COVID-19 Financial Impact Fund

The Taft COVID-19 Financial Impact Fund is a part of the Annual Fund that focuses on bringing about unrestricted support to help support both students facing financial challenges and the overall continuity of school operations during these unprecedented times.

Supporting Taft is important now more than ever.

As the school takes innovative actions to support those in its care, we humbly propose that now is the time for our Taft family to give greatly of itself to ensure that Taft endures. For generations, the philanthropy of Taft donors has been the foundation of the school’s growth and durability, in the best and worst of times. We thank all donors in the Taft community for their support.

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Below are some questions and answers about Taft’s financial position in this unprecedented time. If you have additional questions or would like more information about giving to Taft, please email Kelsey Kerr, Annual Fund Director, at

What measures has the school taken to manage the budget and reduce pressures on endowment draw amidst the uncertainty created by the budget?

During the Spring and Summer the school adopted austerity measures that included:

  • immediate suspension of all non-essential capital spending;
  • salary and hiring freeze across campus; with no on-campus summer programs, approximately 50% of staff furloughed for more than two months;
  • review of all department budgets; focus on efficiency without compromising student programs

What are the financial consequences Taft faces in light of COVID-19?

Last spring, the cost savings from the cancellation of dining, co-curriculars, and some events will offset the loss of tuition revenue (in the form of credit/refund for remote learning this spring).

However, Taft lost important auxiliary revenue from most notably the Taft Summer School and Taft Education Center with the campus remaining closed throughout the summer.

As school reopened this year, the school had 102 students studying remotely at a reduced tuition rate while the on-campus student population consisted of 100 day students and 398 boarding students.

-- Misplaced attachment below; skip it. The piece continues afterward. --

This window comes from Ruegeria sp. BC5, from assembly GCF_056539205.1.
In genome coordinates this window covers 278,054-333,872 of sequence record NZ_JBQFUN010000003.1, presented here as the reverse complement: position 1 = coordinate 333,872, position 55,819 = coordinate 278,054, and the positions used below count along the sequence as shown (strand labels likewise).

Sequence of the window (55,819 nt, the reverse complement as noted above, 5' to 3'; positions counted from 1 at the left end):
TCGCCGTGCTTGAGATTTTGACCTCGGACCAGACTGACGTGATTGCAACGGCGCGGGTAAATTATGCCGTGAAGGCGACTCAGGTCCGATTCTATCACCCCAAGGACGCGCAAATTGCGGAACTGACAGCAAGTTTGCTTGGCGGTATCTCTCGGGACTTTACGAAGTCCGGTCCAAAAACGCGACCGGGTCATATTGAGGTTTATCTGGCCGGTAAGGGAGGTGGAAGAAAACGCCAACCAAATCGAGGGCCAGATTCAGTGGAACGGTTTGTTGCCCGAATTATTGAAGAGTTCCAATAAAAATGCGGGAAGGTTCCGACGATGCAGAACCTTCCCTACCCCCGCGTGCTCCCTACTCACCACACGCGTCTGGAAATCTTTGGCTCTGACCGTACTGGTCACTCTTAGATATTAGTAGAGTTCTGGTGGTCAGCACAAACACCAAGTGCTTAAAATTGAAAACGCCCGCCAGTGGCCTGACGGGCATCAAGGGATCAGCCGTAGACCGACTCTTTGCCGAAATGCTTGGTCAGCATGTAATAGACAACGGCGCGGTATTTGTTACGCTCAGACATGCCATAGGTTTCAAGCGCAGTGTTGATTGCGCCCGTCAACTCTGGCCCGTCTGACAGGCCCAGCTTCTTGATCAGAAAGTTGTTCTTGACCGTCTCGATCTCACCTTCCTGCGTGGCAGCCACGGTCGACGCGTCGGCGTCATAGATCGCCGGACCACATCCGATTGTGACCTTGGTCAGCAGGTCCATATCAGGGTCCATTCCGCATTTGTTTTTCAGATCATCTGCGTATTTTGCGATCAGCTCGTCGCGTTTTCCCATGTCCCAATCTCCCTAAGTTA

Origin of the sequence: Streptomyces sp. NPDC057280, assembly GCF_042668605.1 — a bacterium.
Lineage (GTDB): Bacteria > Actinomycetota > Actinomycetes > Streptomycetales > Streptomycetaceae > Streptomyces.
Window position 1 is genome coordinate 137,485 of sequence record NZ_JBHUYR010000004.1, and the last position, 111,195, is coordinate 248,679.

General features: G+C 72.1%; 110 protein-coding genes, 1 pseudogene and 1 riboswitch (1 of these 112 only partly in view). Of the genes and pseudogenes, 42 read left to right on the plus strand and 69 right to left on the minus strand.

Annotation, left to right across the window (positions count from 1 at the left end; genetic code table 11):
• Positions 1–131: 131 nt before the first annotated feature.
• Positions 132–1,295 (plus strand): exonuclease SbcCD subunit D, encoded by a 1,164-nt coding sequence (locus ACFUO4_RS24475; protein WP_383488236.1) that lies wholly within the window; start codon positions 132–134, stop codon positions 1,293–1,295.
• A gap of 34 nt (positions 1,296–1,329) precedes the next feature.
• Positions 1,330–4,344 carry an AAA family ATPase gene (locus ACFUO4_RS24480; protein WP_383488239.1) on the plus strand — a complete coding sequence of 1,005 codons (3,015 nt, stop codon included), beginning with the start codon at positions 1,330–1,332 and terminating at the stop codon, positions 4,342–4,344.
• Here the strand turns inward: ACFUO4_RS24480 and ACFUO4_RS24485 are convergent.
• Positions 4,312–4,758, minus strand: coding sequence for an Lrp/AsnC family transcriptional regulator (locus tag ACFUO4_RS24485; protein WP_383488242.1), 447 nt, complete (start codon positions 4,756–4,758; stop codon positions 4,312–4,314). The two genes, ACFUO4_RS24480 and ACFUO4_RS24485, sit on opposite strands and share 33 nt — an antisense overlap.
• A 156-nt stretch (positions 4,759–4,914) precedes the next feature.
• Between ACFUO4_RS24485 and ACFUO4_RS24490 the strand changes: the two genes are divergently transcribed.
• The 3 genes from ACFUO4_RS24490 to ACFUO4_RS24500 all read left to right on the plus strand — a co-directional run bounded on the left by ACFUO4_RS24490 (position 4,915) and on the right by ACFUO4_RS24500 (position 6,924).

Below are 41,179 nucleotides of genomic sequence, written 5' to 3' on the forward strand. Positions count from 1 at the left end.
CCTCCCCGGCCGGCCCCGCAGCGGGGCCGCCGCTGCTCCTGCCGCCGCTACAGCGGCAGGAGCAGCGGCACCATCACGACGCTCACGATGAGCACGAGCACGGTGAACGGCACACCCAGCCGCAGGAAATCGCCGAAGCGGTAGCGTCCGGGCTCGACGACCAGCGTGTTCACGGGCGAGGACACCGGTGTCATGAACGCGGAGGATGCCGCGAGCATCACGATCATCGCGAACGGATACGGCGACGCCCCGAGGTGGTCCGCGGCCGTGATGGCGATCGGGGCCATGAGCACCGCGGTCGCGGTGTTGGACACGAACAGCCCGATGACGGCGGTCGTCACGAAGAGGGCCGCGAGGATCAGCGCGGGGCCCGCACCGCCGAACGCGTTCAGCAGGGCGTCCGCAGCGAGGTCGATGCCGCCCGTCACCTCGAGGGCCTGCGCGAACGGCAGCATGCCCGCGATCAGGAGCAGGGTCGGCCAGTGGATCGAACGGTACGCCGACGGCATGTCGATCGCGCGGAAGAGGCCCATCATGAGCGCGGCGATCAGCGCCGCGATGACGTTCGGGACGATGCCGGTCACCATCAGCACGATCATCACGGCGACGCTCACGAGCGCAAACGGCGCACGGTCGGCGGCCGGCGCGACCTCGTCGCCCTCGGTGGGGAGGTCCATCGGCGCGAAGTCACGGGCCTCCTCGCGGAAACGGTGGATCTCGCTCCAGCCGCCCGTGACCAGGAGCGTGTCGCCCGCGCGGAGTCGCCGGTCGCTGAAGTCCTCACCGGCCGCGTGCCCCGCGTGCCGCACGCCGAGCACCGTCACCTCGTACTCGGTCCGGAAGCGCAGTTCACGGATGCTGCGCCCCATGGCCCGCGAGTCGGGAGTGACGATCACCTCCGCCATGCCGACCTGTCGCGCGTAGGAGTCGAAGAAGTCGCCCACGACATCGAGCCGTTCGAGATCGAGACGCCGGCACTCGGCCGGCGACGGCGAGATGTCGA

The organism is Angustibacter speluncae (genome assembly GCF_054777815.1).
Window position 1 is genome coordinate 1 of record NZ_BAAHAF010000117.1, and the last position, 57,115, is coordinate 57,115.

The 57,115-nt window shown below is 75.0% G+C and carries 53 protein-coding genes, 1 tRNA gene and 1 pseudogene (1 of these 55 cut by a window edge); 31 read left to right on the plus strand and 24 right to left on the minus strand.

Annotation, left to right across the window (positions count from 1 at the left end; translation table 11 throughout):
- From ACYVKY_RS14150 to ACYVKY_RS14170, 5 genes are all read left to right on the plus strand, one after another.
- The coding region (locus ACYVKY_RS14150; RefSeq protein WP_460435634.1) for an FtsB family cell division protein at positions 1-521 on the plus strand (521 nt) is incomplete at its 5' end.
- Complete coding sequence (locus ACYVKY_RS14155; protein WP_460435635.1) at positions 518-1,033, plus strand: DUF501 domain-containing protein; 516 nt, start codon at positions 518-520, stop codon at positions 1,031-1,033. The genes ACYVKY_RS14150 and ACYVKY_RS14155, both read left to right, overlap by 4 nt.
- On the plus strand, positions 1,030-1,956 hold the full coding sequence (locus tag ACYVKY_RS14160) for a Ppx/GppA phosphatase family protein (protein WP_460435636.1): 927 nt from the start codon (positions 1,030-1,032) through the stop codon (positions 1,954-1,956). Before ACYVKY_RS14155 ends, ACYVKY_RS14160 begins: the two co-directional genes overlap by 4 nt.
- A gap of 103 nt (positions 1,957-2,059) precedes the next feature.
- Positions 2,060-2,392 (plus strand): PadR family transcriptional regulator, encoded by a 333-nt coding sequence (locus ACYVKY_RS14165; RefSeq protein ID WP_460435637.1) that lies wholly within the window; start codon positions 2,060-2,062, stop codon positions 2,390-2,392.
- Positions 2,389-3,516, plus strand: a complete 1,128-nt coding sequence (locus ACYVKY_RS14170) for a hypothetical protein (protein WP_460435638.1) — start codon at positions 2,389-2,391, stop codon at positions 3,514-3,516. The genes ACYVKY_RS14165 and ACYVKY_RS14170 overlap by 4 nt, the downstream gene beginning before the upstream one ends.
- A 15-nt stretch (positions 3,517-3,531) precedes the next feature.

PCR testing protocol, additional personnel in the healthcare center, information technology investment for delivery of remote education, meaningful investment in HVAC, and campus preparation for new community needs and protocol will cost the school well in excess of $1 million.

What other areas of exposure does the school face should the pandemic present uncertainty to the on-campus viability of the 20-21 academic year?

The school is cautiously optimistic that an on-campus program will resume in the fall, likely with new measures to enhance safety and health.  However, the possibility of remote learning remains real.

Should broad government-imposed travel bans come into play across the globe, many international students will not be able to return to campus. Taft enrolls close to 120 international students who provide 20% of the school's tuition revenue.

Should adequate testing not emerge in a timely manner, or the pandemic persist or return later in the year, remote learning for the entire campus will again be a reality.

Continued remote learning will present the school with the need for six-figure investment in technology infrastructure and software licenses.

Moving between a remote and residential boarding school model does not allow for varying expenses in a way that can keep pace.  While in a remote environment, revenue will also face pressure from the need to reduce tuition price appropriately and the possibility of enrollment attrition.

Thank you to everyone in the Taft community who has contributed to the COVID-19 Financial Impact Fund! We are incredibly grateful for your support that helped to make Taft's hybrid model possible. Your generosity has allowed Taft to invest in technology infrastructure and software, HVAC and ventilation upgrades, PPE and cleaning, COVID-19 testing, athletics, as well as additional financial aid to Taft families.